Felting results

March 20, 2007 @ 1:32 am
posted by kris
Filed under: bags,felting

Booga bag #1 pre-felt
Booga bag #2 pre-felt

Well, I scoured the internets to find information about felting in a front loader. It was a little surprising at how hard it was to find detailed information. Or maybe I’m just an idiot. Everyone made it seem like it was not possible or extremely hard to do.

For my first bag, I threw it in the wash in a zippered pillowcase along with one of those color catcher deals. Then I also put in 2 pairs of jeans. Since everyone was saying that they had to put it through several wash cycles, I set the wash to the maximum temp (90 deg. c) and max time and let it rip. I also had our water cooker and added a couple of liters of boiling water while it was going. I put the water in by opening the detergent drawer and just pouring it in there. I also put in about a 1/2 cap of Woolite.

Once it was just about to start spinning, I turned the knob to drain the water and checked the progress. It felted TOO MUCH! I don’t think I’ve read about this happening, everyone always said you need to put it through 4 or 5 times. Maybe it was the yarn I used? Or maybe European washers are different than the US ones. The bag even fused together and I had to pull it apart. There are a few lines/creases that was created because it felted too much and I’m kind of peeved about that. It rolled itself up into a ball and stayed that way. But it’s still a cute bag. IMHO. I am blocking it using Harry Potter 4 & 5 hardcovers.

Hand felting in the sink
Blocking

The second bag (same bag, different yarn), I decided to hand felt to see how hard it is and the differences between the two. Also, Noro is more expensive than the Wollmeise yarn, so I wanted to have more control over the process. I got my water cooker, some gloves, woolite and did it in the sink. I followed the instructions from here. I think it turned out really well, I may put a cardboard covered in fabric on the bottom so that it keeps it’s bag shape when in use. Noro felts really easily, but that doesn’t mean I didn’t have sore arms! I think I will embellish it a little with embroidery along the edge and maybe a leaf on the front? Never embroidered before, but it seems like it will make it more complete. It is now being blocked using “Programming Windows” and “Abstract Data Types”.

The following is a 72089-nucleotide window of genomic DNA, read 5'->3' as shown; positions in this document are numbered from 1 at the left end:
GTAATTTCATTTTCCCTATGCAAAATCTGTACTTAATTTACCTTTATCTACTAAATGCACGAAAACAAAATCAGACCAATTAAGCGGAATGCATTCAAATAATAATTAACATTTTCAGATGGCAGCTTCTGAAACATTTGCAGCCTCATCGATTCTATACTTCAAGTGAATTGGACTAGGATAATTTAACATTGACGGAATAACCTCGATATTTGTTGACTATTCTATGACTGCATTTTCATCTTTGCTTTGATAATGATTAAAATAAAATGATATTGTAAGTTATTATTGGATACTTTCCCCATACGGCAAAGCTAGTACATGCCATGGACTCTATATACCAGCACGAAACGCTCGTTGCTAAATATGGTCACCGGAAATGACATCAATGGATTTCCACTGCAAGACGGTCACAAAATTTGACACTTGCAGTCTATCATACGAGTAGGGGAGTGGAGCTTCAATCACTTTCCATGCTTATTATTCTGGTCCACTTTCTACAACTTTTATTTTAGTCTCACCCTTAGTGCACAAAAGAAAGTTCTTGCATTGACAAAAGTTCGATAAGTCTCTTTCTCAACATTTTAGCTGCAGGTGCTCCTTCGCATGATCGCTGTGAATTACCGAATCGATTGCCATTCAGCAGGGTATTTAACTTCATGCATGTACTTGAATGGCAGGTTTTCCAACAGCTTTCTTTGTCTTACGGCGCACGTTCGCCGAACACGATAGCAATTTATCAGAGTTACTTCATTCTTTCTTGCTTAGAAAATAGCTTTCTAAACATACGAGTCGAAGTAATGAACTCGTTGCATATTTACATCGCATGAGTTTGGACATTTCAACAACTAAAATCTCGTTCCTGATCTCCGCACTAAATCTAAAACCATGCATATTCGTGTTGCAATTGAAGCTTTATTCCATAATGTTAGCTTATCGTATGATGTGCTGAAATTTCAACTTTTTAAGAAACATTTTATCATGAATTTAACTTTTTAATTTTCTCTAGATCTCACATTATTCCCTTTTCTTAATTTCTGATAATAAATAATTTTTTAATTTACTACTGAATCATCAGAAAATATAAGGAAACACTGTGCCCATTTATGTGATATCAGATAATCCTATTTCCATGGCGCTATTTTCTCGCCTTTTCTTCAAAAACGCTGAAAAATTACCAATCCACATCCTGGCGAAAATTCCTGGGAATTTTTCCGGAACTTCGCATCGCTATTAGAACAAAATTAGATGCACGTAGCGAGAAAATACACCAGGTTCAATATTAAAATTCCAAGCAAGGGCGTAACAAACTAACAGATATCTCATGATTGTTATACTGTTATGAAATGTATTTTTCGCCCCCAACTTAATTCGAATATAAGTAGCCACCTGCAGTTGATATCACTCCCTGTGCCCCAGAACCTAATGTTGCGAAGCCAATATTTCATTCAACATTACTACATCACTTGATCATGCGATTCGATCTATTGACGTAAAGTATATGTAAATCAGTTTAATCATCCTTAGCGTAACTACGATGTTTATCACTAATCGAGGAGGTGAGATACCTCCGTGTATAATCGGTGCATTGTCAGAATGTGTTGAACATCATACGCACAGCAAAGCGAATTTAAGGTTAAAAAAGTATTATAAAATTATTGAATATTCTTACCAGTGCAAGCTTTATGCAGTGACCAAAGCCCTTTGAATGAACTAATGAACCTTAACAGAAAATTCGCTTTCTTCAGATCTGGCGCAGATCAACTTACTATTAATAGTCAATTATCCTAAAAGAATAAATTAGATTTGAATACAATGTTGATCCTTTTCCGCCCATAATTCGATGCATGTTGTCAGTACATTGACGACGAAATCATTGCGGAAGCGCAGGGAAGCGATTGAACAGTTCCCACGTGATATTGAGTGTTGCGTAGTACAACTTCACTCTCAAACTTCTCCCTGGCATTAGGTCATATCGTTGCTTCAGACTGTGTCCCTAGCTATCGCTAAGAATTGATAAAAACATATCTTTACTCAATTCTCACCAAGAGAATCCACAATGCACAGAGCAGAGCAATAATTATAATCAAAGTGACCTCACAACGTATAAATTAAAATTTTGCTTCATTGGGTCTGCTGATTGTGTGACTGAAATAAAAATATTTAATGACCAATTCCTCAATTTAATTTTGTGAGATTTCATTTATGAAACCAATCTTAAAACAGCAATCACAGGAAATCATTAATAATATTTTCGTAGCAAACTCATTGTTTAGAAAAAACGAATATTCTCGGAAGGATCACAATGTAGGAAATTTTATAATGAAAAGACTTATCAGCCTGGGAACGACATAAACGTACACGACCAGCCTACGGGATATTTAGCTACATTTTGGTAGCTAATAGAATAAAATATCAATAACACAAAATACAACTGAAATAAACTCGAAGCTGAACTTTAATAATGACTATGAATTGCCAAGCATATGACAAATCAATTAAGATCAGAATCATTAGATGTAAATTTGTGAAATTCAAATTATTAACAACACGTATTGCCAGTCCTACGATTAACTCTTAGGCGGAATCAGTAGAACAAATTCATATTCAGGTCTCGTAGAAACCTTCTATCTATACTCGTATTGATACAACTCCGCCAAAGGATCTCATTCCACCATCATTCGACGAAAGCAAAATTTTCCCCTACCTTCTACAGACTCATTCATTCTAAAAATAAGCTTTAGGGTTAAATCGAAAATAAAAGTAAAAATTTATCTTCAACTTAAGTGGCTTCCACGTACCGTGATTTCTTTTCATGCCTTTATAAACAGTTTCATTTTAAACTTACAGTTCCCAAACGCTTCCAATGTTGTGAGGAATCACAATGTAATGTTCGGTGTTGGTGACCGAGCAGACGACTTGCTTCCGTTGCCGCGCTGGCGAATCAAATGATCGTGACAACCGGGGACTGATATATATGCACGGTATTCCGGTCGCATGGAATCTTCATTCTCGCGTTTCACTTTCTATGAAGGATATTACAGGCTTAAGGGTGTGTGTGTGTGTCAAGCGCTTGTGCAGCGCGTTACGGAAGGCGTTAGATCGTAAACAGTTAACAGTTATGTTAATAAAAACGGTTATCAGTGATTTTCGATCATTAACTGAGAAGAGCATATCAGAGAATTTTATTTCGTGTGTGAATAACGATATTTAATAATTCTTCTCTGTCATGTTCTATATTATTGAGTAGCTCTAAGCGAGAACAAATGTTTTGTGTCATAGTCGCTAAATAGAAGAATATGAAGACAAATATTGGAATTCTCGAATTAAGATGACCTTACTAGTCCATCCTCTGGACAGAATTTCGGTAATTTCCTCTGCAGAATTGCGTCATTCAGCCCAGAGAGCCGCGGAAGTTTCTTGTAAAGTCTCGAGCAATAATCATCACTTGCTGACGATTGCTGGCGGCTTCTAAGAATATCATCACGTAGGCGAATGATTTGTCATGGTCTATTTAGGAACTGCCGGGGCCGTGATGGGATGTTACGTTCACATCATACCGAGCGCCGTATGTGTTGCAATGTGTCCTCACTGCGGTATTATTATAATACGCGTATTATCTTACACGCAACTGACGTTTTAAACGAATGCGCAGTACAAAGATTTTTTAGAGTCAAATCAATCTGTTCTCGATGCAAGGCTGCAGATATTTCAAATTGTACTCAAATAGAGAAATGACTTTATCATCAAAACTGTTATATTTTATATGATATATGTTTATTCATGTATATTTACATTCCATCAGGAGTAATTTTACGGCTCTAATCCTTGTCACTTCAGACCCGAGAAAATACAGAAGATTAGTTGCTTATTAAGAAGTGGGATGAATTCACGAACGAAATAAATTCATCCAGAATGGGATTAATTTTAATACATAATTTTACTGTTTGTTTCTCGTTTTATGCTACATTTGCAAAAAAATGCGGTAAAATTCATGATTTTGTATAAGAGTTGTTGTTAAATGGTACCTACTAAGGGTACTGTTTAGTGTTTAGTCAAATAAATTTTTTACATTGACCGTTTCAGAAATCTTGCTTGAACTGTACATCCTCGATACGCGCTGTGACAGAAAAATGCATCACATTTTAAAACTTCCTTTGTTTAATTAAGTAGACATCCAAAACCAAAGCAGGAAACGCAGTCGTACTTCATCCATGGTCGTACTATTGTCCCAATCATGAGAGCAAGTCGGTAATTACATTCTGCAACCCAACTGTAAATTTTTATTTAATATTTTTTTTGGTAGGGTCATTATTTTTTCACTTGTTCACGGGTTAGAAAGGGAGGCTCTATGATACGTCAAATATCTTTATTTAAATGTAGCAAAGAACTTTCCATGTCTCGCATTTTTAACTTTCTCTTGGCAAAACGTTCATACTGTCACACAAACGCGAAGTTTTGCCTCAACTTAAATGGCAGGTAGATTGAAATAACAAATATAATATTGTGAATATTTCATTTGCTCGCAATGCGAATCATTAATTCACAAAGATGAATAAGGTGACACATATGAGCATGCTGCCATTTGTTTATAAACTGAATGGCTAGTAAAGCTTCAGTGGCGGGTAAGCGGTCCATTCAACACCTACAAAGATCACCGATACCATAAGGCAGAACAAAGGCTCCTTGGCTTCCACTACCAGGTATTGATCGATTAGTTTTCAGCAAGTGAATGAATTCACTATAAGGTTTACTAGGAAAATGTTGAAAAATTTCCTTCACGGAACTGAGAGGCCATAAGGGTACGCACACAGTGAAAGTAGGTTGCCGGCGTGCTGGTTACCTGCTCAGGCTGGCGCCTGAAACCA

Over felted
Almost finished, just need to attach the handles
Finished Booga bag #2

Comments (6)

6 Comments

Comment by Dorothee

Made on Thursday, March 22nd, 2007 @ 9:47 am

Woohoo, congratulations on your first felting project! The bags look nice!

Comment by Tami T

Made on Thursday, March 22nd, 2007 @ 8:49 pm

Boy am I glad I found your blog, and just in time. I am making felted clogs for my family for Easter. I also have a front load wsher but am very concerned about felting in it. Everone told me to just do it,but I don’t know….. So now I am definitely finding a salad spinner & doing them that way.
Thankyou

Comment by Anne

Made on Sunday, March 25th, 2007 @ 10:13 pm

One reason it may have felted so quickly in your front loader is actually the water temp. I don’t know many people who can actually choose the water temp, and a LOT of washers are MUCH cooler than that for hot water. Having such a hot temp + the boiling/heated water was probably more of the extreme felting than the front-loader.

Sorry I can’t offer tips on the front loader, as mine’s a top loader, but I have also heard from folks it doesn’t work so well. Perhaps your superhot washer is the exception! :D

Comment by Bobbi

Made on Monday, March 26th, 2007 @ 1:25 am

I also have a front loader and have used it for felting. I have to add boiling water to my washer to get the temp warm enough. That’s one thing we noticed when we were in Europe last year; your hot water (from the faucet) is MUCH warmer than ours in the US. We have water heaters that are set to lower temps than what yours are; hence my need to add boiling water to my washer when felting.
The bags look great though!
Tip* for lining the bag I use fabric over plastic canvas. That way if it gets wet, the liner won’t get “funky” like a cardboard one might.

Comment by Linnea

Made on Monday, March 26th, 2007 @ 10:16 am

Ah, great! Thanks so much for posting your experiences felting with a front-load washer. We’re about to get one and I’ve been wondering how the European front-load styles will compare to the US washers in terms of felting.

Your bag came out absolutely lovely. I’m impressed how the Noro looks post-felting!

Thanks also for the links to the German yarn sites. Yarn seems to be one of the few things here that’s generally less expensive than in the US. There will be some major stash enhancement going on here before we return in a few years :)

Comment by deknit

Made on Tuesday, March 27th, 2007 @ 10:10 pm

now that’s a good use for the ‘Abstract Data Types’ ;-)
i really like how your bags turned out, they look just awesome.



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